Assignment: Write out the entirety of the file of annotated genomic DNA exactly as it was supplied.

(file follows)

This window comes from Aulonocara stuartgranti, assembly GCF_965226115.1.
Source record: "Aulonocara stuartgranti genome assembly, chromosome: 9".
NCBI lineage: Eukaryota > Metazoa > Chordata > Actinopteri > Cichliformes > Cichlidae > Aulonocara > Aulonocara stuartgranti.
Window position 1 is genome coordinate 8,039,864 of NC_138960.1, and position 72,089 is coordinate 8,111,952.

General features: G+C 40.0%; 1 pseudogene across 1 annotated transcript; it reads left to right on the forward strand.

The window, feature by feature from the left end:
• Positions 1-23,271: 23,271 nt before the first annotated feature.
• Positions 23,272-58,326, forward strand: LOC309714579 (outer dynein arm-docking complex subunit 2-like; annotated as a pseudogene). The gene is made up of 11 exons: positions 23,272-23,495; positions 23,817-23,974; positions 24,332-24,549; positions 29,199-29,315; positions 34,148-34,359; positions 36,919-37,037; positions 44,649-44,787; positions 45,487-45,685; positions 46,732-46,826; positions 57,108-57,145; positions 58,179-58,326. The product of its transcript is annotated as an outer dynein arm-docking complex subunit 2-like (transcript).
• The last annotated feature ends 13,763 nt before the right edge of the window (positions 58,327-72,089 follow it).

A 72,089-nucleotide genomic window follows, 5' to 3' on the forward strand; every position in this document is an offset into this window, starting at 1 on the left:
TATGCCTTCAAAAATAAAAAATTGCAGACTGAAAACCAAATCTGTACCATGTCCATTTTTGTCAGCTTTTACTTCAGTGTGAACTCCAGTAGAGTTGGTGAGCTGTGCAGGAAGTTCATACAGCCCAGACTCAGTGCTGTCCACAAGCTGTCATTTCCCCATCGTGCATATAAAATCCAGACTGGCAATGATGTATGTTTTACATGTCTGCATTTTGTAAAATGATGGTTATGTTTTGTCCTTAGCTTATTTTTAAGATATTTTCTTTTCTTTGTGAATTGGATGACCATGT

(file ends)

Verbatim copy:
This window comes from Aulonocara stuartgranti, assembly GCF_965226115.1.
Source record: "Aulonocara stuartgranti genome assembly, chromosome: 9".
NCBI lineage: Eukaryota > Metazoa > Chordata > Actinopteri > Cichliformes > Cichlidae > Aulonocara > Aulonocara stuartgranti.
Window position 1 is genome coordinate 8,039,864 of NC_138960.1, and position 72,089 is coordinate 8,111,952.

General features: G+C 40.0%; 1 pseudogene across 1 annotated transcript; it reads left to right on the forward strand.

The window, feature by feature from the left end:
• Positions 1-23,271: 23,271 nt before the first annotated feature.
• Positions 23,272-58,326, forward strand: LOC309714579 (outer dynein arm-docking complex subunit 2-like; annotated as a pseudogene). The gene is made up of 11 exons: positions 23,272-23,495; positions 23,817-23,974; positions 24,332-24,549; positions 29,199-29,315; positions 34,148-34,359; positions 36,919-37,037; positions 44,649-44,787; positions 45,487-45,685; positions 46,732-46,826; positions 57,108-57,145; positions 58,179-58,326. The product of its transcript is annotated as an outer dynein arm-docking complex subunit 2-like (transcript).
• The last annotated feature ends 13,763 nt before the right edge of the window (positions 58,327-72,089 follow it).

A 72,089-nucleotide genomic window follows, 5' to 3' on the forward strand; every position in this document is an offset into this window, starting at 1 on the left:
TATGCCTTCAAAAATAAAAAATTGCAGACTGAAAACCAAATCTGTACCATGTCCATTTTTGTCAGCTTTTACTTCAGTGTGAACTCCAGTAGAGTTGGTGAGCTGTGCAGGAAGTTCATACAGCCCAGACTCAGTGCTGTCCACAAGCTGTCATTTCCCCATCGTGCATATAAAATCCAGACTGGCAATGATGTATGTTTTACATGTCTGCATTTTGTAAAATGATGGTTATGTTTTGTCCTTAGCTTATTTTTAAGATATTTTCTTTTCTTTGTGAATTGGATGACCATGT